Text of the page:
A cold-blooded killer who murdered a cop execution-style outside a Queens nightclub will be a free man by the end of November — despite the heinous nature of his crime, the Post has learned.
Police Officer Paul Heidelberger was 28 when he was shot to death outside a Bayside, Queens, nightclub while off duty in 1992.
His killer, Patrick Bannon, was sentenced to 30 years to life in prison but the state parole board granted his release in October and he’ll be freed this month — making him the 38th convicted cop killer sprung in New York since 2017, records show.
“When he walks out of the prison gates, will my brother walk in and say, ‘Hey, I’m home?'” asked Heidelberger’s older sister, Anne Fullam.
“No. My brother’s never coming home.”
“This man, supposedly, has a child,” Fullam said.
“Paul never got the chance to be a father.”
Cops said her brother was out with friends on July 18 when he was shot after breaking up a fight and escorting people to their cars on Bell Boulevard.
Bannon, a 25-year-old weight-lifter and bouncer from one of the clubs, was in a Lincoln Town car when he fired a 9-millimeter handgun at Heidelberger’s group, striking three men, including the cop, who was shot in the neck.
Bannon then walked up to Heidelberger and shot him in the head.
“He came back and picked up my brother by his hair and shot him again in the head while Paul was pleading for his life and saying he’s a cop,” Fullam said through tears.
“And every time I think about that, it’s just, it’s extremely hard for me.”
One of the other two men struck by the gunfire also died.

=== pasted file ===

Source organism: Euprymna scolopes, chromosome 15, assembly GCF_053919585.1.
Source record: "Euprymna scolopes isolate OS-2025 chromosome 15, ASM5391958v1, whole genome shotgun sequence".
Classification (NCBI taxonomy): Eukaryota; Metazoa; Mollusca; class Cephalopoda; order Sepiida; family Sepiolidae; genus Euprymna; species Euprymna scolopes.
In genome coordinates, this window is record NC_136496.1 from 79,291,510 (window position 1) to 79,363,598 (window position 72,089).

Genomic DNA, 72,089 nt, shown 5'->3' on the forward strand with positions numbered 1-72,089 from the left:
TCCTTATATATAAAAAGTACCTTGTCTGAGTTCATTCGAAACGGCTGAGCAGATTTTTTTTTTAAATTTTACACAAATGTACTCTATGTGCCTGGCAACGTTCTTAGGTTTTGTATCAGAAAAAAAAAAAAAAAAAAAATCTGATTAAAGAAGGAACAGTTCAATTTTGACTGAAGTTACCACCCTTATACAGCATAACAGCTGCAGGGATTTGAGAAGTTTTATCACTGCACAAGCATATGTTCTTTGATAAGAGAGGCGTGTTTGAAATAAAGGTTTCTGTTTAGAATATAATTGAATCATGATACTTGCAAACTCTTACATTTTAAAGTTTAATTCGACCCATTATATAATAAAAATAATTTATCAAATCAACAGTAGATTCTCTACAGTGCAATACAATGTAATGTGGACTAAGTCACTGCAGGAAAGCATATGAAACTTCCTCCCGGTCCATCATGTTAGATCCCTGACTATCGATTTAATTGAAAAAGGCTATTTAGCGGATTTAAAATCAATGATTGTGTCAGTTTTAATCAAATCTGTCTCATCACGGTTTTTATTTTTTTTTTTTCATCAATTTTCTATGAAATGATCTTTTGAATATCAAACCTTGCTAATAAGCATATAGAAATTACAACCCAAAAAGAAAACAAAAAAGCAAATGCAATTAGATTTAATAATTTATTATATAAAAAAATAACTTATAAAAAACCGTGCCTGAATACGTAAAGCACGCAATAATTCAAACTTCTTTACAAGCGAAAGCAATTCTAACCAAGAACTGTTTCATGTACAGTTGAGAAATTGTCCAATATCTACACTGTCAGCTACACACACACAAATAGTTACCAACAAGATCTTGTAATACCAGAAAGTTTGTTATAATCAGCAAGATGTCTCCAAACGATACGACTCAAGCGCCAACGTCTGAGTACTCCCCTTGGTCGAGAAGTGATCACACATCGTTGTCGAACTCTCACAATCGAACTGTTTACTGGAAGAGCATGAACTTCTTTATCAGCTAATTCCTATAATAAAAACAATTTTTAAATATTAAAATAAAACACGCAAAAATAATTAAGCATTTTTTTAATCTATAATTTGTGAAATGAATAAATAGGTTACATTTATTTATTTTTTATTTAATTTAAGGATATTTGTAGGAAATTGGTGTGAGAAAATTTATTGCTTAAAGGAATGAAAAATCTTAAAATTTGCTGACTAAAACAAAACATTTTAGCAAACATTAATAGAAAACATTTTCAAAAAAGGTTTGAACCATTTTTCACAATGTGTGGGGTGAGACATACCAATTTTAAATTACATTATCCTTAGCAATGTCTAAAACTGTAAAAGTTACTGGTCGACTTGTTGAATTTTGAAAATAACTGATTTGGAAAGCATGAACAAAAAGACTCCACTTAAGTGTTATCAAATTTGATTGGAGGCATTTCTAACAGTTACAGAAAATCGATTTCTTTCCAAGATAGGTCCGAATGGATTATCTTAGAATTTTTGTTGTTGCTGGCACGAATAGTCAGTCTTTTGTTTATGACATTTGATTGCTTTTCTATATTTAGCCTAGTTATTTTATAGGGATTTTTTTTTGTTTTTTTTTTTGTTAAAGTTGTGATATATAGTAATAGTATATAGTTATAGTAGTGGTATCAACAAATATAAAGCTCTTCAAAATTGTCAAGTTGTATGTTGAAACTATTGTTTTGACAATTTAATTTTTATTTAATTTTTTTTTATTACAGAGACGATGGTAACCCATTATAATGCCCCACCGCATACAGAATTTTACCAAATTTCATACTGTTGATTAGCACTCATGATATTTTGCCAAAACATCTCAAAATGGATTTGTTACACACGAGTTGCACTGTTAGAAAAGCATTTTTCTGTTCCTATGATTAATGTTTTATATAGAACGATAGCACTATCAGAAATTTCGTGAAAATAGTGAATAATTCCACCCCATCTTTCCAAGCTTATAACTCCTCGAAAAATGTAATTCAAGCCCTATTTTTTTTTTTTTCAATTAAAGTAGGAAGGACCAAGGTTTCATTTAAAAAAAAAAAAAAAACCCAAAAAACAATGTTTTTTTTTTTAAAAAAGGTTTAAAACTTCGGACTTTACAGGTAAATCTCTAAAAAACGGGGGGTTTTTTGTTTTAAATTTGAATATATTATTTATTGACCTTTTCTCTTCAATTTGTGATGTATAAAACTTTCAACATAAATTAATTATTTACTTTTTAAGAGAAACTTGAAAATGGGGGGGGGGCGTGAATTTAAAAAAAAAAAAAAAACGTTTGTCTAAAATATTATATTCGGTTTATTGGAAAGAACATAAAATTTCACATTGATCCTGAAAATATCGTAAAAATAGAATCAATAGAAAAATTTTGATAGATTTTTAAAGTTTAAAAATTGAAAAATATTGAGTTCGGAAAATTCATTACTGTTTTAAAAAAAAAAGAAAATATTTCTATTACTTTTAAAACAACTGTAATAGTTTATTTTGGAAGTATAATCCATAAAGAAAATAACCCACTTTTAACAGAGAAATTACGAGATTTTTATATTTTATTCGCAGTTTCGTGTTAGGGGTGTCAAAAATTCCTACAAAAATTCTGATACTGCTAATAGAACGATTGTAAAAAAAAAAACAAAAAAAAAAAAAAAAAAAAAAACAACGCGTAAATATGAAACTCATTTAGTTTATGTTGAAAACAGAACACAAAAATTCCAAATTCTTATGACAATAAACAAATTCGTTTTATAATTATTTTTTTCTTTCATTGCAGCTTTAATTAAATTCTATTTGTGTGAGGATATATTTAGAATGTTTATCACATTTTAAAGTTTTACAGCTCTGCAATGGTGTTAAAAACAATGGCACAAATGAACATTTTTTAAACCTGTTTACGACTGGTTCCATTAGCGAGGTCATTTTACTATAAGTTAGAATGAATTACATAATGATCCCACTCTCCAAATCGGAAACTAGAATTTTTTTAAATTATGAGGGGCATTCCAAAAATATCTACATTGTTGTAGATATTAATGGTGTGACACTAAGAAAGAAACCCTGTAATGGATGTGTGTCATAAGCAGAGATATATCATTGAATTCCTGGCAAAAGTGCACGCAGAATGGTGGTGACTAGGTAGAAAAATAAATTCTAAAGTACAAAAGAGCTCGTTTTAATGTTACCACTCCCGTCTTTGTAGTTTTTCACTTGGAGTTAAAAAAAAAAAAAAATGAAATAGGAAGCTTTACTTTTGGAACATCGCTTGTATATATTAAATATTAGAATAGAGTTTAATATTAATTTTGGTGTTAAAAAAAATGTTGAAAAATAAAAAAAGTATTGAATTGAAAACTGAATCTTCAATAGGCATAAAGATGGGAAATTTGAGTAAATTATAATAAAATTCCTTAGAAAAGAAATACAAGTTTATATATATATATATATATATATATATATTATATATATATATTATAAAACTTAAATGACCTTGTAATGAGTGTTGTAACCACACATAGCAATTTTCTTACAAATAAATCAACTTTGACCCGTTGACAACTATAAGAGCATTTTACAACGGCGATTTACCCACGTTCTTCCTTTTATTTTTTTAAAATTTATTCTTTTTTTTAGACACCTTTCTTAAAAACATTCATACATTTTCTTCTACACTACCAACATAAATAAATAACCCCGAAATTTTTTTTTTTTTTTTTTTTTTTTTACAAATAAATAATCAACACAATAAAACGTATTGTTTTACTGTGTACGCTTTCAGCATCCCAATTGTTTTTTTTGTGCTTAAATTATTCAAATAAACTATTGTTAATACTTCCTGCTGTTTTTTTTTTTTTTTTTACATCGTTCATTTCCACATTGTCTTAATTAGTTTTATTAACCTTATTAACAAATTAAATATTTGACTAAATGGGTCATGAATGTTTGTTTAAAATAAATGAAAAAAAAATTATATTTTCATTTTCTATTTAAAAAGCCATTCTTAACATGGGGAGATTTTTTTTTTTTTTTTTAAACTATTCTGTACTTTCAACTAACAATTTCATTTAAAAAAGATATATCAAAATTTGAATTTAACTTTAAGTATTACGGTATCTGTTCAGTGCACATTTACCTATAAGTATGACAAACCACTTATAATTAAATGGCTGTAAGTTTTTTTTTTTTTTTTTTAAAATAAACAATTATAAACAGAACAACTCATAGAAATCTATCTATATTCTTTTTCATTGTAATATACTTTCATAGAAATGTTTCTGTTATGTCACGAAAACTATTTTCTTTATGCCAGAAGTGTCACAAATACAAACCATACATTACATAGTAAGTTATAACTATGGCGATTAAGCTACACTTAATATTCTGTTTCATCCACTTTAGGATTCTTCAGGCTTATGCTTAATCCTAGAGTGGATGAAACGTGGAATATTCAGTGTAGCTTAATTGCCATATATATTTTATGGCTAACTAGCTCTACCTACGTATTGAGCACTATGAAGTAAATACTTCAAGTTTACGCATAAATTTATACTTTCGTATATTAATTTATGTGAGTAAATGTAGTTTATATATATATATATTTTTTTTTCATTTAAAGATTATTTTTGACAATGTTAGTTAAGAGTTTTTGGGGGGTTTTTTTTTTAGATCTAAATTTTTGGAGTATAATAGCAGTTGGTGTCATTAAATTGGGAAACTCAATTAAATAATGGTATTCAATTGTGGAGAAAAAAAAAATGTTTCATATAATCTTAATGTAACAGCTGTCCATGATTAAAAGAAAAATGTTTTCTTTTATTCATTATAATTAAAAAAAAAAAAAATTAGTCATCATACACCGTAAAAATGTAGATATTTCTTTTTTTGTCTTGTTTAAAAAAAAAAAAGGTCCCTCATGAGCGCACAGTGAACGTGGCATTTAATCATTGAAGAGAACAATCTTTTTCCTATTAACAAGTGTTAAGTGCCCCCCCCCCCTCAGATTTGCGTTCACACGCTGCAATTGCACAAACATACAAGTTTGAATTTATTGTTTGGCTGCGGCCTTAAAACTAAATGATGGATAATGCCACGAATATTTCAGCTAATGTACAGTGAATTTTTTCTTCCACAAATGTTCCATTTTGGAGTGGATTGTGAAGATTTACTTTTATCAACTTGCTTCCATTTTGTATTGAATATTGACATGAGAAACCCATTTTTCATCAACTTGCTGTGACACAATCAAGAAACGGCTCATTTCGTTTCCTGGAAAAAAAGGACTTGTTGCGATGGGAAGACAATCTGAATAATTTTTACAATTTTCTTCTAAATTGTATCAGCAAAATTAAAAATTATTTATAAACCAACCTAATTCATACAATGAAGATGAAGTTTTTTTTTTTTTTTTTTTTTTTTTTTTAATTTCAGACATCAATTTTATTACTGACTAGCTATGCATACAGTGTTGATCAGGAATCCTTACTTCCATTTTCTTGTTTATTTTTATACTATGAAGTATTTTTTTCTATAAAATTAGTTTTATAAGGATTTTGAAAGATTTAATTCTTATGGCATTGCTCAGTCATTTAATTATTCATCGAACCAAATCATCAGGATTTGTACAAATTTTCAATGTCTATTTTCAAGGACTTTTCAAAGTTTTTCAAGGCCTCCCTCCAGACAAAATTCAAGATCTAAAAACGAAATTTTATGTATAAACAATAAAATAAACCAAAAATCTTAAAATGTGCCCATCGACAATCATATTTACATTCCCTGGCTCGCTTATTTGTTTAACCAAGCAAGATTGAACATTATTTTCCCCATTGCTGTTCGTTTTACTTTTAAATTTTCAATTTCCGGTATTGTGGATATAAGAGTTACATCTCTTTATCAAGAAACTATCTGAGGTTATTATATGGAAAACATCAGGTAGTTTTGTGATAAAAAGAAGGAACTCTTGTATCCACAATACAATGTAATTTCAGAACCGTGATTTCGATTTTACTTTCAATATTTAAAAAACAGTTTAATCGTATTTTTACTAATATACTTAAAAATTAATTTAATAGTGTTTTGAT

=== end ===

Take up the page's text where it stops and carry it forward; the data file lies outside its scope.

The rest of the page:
Bannon, who was fingered by witnesses, took off, prompting a manhunt.
Then-Mayor David Dinkins offered a $10,000 reward.
Six weeks later, Bannon surrendered at the Queens district attorney’s office.
The cop’s sister, the oldest of seven children who grew up in Queens Village, thought his arrest was the end.
“I had hoped he would never, ever get out because of the way he killed my brother,” Fullam said.
Bannon, 56, had two prior meetings with the parole board but his release was rejected until now.
“He was doing this that and the other thing in prison, good things supposedly, but what about Paul? What about the good things that he did?” the sister asked.
The board typically considers a prisoner’s time behind bars and how much of a risk they are to society.
Law enforcement sources said the surge in freeing cop killers is due in large part to a revision in 2017 to the rules governing how the 17-member parole board weighs a prisoner’s release, thanks to years of lobbying by prison reformers and legal groups.
The board uses a “risk and needs assessment” score that considers an inmate’s age and record while in prison more than the initial crime, a source said.
PBA President Patrick Hendry railed against Bannon’s release.
“No sane New Yorker supports the release of this barbaric cop-killer,” Hendry said.
“But the parole board does, because they value a murderer’s life more than the life of a hero police officer.”
He said new measures being pushed by lawmakers now would “further weaken the parole standards” that have seen more and more cop killers released.